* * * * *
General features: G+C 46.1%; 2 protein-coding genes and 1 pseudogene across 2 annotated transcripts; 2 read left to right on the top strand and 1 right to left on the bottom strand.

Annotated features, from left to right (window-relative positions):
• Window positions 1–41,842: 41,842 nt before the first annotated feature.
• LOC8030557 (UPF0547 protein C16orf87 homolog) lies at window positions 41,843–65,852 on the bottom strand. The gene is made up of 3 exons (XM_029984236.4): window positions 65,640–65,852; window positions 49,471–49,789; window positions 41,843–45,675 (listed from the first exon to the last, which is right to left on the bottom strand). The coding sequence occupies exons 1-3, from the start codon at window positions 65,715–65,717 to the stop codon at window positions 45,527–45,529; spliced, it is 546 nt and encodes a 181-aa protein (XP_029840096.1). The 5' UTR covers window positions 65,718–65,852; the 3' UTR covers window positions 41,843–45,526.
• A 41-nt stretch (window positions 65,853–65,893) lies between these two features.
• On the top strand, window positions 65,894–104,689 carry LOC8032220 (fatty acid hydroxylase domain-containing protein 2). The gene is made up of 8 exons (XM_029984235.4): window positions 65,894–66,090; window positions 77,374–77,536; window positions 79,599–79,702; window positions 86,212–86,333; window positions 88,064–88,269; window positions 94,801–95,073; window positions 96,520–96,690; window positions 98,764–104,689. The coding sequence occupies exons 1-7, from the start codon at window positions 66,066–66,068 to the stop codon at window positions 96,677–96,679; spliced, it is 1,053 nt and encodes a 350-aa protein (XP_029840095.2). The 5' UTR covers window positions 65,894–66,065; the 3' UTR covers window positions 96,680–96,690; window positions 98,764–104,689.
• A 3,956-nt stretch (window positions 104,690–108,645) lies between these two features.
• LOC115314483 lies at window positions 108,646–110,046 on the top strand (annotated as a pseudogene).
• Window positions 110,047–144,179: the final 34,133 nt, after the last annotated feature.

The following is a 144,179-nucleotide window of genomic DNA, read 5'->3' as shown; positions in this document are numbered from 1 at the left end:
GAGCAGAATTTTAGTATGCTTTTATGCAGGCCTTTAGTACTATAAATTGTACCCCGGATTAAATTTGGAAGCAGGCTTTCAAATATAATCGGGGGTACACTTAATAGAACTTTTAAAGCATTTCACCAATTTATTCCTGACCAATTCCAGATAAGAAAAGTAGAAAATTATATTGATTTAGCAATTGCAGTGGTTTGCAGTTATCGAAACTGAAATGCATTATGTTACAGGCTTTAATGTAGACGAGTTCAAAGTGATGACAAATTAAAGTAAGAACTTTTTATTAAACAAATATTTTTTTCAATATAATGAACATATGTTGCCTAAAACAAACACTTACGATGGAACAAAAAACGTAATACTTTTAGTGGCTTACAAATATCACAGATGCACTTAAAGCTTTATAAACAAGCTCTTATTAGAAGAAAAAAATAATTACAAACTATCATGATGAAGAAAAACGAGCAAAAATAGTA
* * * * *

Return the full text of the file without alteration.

General features: G+C 46.1%; 2 protein-coding genes and 1 pseudogene across 2 annotated transcripts; 2 read left to right on the top strand and 1 right to left on the bottom strand.

Annotated features, from left to right (window-relative positions):
• Window positions 1–41,842: 41,842 nt before the first annotated feature.
• LOC8030557 (UPF0547 protein C16orf87 homolog) lies at window positions 41,843–65,852 on the bottom strand. The gene is made up of 3 exons (XM_029984236.4): window positions 65,640–65,852; window positions 49,471–49,789; window positions 41,843–45,675 (listed from the first exon to the last, which is right to left on the bottom strand). The coding sequence occupies exons 1-3, from the start codon at window positions 65,715–65,717 to the stop codon at window positions 45,527–45,529; spliced, it is 546 nt and encodes a 181-aa protein (XP_029840096.1). The 5' UTR covers window positions 65,718–65,852; the 3' UTR covers window positions 41,843–45,526.
• A 41-nt stretch (window positions 65,853–65,893) lies between these two features.
• On the top strand, window positions 65,894–104,689 carry LOC8032220 (fatty acid hydroxylase domain-containing protein 2). The gene is made up of 8 exons (XM_029984235.4): window positions 65,894–66,090; window positions 77,374–77,536; window positions 79,599–79,702; window positions 86,212–86,333; window positions 88,064–88,269; window positions 94,801–95,073; window positions 96,520–96,690; window positions 98,764–104,689. The coding sequence occupies exons 1-7, from the start codon at window positions 66,066–66,068 to the stop codon at window positions 96,677–96,679; spliced, it is 1,053 nt and encodes a 350-aa protein (XP_029840095.2). The 5' UTR covers window positions 65,894–66,065; the 3' UTR covers window positions 96,680–96,690; window positions 98,764–104,689.
• A 3,956-nt stretch (window positions 104,690–108,645) lies between these two features.
• LOC115314483 lies at window positions 108,646–110,046 on the top strand (annotated as a pseudogene).
• Window positions 110,047–144,179: the final 34,133 nt, after the last annotated feature.

The following is a 144,179-nucleotide window of genomic DNA, read 5'->3' as shown; positions in this document are numbered from 1 at the left end:
GAGCAGAATTTTAGTATGCTTTTATGCAGGCCTTTAGTACTATAAATTGTACCCCGGATTAAATTTGGAAGCAGGCTTTCAAATATAATCGGGGGTACACTTAATAGAACTTTTAAAGCATTTCACCAATTTATTCCTGACCAATTCCAGATAAGAAAAGTAGAAAATTATATTGATTTAGCAATTGCAGTGGTTTGCAGTTATCGAAACTGAAATGCATTATGTTACAGGCTTTAATGTAGACGAGTTCAAAGTGATGACAAATTAAAGTAAGAACTTTTTATTAAACAAATATTTTTTTCAATATAATGAACATATGTTGCCTAAAACAAACACTTACGATGGAACAAAAAACGTAATACTTTTAGTGGCTTACAAATATCACAGATGCACTTAAAGCTTTATAAACAAGCTCTTATTAGAAGAAAAAAATAATTACAAACTATCATGATGAAGAAAAACGAGCAAAAATAGTA